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The Mighty Mississippi

The sun sets over the river at Natchez - where the paddle steamers used to dock.

The sun sets over the river at Natchez – where the paddle steamers used to dock.

 

Continuing my blogs about my US road trip – I thought I should talk about the cause of the whole venture – the Mississippi River.

At school we were taught that the Mississippi is one of the largest rivers in the world (4th longest I believe). We learned about its role in opening America – in trade and transport and about the plantations worked by slaves along its banks.

But they were just facts and figures.

I fell in love with Ol’ Man River through music and books… and having finally met my love after all these years – I was not disappointed…

My love affair with the Mississippi has to start with the 1936 version of Showboat – and the amazing voice of the incomparable Paul Robeson. (And no – I am not that old. My parents loved the old film and introduced me to it.)

Looking at it now - the river looks so fake - but the movie set my imagination alight.

Looking at it now – the river looks so fake – but the movie set my imagination alight.

Take a listen to this…

Paul Robeson sings Ol’ Man River.

It’s enough to send shivers up my spine.

I was never introduced to Mark Twain at school – so my first literary encounter with the riverboats was through Disney comics – and Uncle Scrooge McDuck’s adventures on the river.

A young Scrooge raced paddle steamers on the mighty Mississippi

A young Scrooge raced paddle steamers on the mighty Mississippi

After that came George R R Martin (yes – the guy who wrote Game of Thrones). He wrote a book called Fevre Dream about vampires on a Mississippi Riverboat – and that led to a whole southern vampires thing… Anne Rice, True Blood and so forth.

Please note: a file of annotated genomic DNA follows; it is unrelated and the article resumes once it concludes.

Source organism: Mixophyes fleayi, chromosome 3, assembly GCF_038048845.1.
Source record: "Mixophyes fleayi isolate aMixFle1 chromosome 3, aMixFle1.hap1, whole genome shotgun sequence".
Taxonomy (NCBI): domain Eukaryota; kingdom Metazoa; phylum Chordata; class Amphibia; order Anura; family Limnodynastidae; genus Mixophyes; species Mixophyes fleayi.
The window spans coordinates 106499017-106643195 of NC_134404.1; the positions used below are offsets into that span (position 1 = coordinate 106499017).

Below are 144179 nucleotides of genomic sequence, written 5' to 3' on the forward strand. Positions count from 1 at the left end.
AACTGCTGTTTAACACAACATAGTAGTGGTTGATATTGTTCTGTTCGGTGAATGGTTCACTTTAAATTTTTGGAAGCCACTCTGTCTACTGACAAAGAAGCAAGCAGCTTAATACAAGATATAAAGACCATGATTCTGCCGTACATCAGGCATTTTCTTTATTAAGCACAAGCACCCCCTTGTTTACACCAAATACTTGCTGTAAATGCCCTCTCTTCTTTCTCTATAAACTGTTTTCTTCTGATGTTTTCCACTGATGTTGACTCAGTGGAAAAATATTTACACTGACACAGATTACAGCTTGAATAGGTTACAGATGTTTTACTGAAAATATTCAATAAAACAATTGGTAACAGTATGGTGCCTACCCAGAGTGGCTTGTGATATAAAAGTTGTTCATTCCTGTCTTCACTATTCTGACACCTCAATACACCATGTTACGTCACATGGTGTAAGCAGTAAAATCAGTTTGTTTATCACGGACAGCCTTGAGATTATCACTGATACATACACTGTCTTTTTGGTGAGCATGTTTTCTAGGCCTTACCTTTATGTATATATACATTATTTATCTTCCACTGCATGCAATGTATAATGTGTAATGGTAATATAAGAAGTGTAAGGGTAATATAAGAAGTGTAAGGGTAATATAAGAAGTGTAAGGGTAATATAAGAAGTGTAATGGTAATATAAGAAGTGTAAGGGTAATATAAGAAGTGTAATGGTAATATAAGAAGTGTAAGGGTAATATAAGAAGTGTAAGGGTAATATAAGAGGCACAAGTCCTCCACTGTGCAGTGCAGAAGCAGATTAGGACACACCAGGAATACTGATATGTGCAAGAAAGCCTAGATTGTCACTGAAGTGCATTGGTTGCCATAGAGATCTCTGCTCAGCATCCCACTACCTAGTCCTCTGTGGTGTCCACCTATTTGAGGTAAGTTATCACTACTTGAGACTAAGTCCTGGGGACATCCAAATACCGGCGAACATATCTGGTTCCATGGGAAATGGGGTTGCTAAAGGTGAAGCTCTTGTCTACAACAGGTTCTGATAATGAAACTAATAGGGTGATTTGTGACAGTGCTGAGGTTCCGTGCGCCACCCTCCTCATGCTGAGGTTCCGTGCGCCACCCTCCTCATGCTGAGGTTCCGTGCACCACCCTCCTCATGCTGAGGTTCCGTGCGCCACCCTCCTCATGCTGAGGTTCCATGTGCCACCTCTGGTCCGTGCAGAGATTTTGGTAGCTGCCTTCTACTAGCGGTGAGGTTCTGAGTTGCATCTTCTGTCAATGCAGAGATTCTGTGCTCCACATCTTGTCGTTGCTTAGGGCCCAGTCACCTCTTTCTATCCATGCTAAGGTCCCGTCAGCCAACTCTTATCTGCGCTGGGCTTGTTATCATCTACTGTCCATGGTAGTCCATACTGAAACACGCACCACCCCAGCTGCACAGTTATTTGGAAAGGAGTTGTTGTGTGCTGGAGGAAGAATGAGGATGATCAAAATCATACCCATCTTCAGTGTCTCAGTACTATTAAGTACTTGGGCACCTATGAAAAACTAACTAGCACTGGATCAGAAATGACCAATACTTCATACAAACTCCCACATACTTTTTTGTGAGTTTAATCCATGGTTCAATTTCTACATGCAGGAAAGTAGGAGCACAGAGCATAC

You can still travel down the river by boat - although I suspect the funnels are for show and steam no longer drives her engines.

You can still travel down the river by boat – although I suspect the funnels are for show and steam no longer drives her engines.

There was a lot of gambling on the old paddle steamers – and it some of the modern day river boats are huge floating casinos. There are also casinos in riverboat-shaped buildings on the river. This was due to a law that allowed gambling on the river – but not on land. The casinos HAD to float – so were built on barges, permanently joined to the land. The river boat designs are a salute to times past (or a tourist trap) and, I have to say, do get a bit tacky…

I know they are trying to rebuild the romance - but they didn't succeed.

I know they are trying to rebuild the romance – but they didn’t succeed.

The river is still used for industry – I looked at the river on google maps before we went and saw these huge things on the river….

Seen from space - the river is still wide - and very very busy

Seen from space – the river is still wide – and very very busy

Intellectually I knew they were barges – but it wasn’t until I saw them in real life – filling the vast expanse of the river that I really understood how much commerce still goes up and down the river.

In places the river seemed almost chocked by the huge barges.

In places the river seemed almost chocked by the huge barges.

 

I also gained a new understanding of the levees – that failed so tragically after Hurricane Katrina. It started with a walk along the river in New Orleans – where it took me quite a few minutes to realise that the river walk I was following was actually a levee – and the buildings to my right were several feet lower than the water to my left.

The levee in New Orleans - newly repaired after the ravages of Hurricane Katrina.